Hofstra Law alumnus Richard Socarides ’79, who is a trustee of both Antioch College and the State University of New York system, was interviewed by The Chronicle of Higher Education about the differences in serving on the boards of such disparate educational institutions. (Antioch is a private liberal arts college that enrolls about 200 students on a 100-acre campus in rural Ohio, while SUNY is a public university system that enrolls more than 450,000 students on 64 campuses across New York.)
In the May 14, 2015, article “Meet a Trustee Who Serves 2 Masters: a Small Liberal-Arts College and a Sprawling University System,” Socarides, the head of public affairs at GLG (Gerson Lehrman Group), a former White House adviser during the Clinton administration and a longtime gay rights advocate, notes several key differences in his board service.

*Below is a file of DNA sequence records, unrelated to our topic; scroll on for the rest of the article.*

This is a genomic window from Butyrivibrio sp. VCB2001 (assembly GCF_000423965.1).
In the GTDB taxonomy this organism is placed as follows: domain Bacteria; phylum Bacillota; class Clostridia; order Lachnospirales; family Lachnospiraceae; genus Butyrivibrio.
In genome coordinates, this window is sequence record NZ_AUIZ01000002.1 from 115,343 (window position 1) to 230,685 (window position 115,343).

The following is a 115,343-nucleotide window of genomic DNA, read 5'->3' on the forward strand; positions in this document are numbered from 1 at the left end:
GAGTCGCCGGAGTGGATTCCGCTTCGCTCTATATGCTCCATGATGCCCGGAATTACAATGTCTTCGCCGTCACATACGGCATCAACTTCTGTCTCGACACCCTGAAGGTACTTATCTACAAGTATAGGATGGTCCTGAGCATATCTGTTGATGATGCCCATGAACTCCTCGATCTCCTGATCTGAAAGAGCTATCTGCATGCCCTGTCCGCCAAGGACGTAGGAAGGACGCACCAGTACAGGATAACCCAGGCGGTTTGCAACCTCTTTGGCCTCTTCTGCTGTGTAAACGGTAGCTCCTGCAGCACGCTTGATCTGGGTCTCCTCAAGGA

For example, during the Antioch board’s monthly teleconferences, “sometimes we can debate for 10 or 15 minutes whether to purchase a sewer system for a new building, or something like that,” he tells writer Steve Kolowich. “Obviously, we would never do that at SUNY.”
Other differences Socarides discusses in the article include the time needed to get to know the institution (as an engaged Antioch ’76 alumnus and a former member of the college’s student government, he was able to quickly get up to speed), the responsibility for raising new funds versus stewarding appropriated funds, and the process for making policy decisions.